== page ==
Abu Sabla’s jaw and face suffered multiple fractures, and his teeth and nose were damaged. Doctors say Abu Sabla has difficulty breathing.
On Wednesday, Abu Sabla, who is unemployed, was in a hospital bed with white bandages covering the lower part of his face, surrounded by nearly a dozen friends and relatives.
He complained about numbness in his back and pointed at his lungs and stomach. Typing a message on his smartphone, he wrote that he feels “gas is still inside.”
His aunt, Tahani, standing at his bedside, said she still smells tear gas when she gets her head close to try to listen.
Abu Sabla was a frequent participant in the near-weekly protests along the Israeli border and was about 50 meters away from the fence when he was struck. It was not immediately clear what he was doing when he was hit. The army frequently fires tear gas to disperse the crowds.
Typing on his phone, Abu Sabla wrote that he wants “just to get treatment”.
More than 120 Palestinians have been killed and more than 3800 have been wounded by Israeli fire since the protests were launched on March 30.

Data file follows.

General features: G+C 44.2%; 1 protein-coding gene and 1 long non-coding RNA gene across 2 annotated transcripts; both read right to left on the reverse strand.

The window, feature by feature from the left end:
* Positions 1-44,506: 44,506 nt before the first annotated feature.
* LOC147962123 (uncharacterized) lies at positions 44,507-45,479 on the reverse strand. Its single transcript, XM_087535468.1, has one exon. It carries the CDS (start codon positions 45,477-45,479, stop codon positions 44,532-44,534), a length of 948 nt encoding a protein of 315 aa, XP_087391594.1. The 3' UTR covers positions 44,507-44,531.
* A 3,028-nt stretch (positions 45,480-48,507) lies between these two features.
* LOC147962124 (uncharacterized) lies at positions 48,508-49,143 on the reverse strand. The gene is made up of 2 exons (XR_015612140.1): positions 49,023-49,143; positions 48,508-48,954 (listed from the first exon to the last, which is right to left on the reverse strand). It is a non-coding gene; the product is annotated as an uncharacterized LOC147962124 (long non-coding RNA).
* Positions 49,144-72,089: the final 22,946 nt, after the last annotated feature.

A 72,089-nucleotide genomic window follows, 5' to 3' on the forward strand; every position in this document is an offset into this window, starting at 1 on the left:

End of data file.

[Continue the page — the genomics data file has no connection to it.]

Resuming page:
Hamas, the Islamic militant group that rules Gaza, has encouraged young men to participate in the rallies to defy an 11-year Israeli-Egyptian blockade.
Israel accuses the militant group of using civilian protesters as human shields and trying to use the protests as cover to carry out attacks. Protesters have thrown burning tires and firebombs toward the border, and have attempted to cut through the fence with wire cutters.
On Thursday, Abu Sabla was transferred to St Joseph’s, an Arab hospital in east Jerusalem, after being granted an Israeli permit.
No protests are planned for Friday and Saturday due to the Eid al-Fitr holiday, a three-day feast marking the end of the Muslim fasting month of Ramadan. Hamas urged people to head for border protest camps in the morning, perform prayers and go to visit bereaved families instead of protesting.
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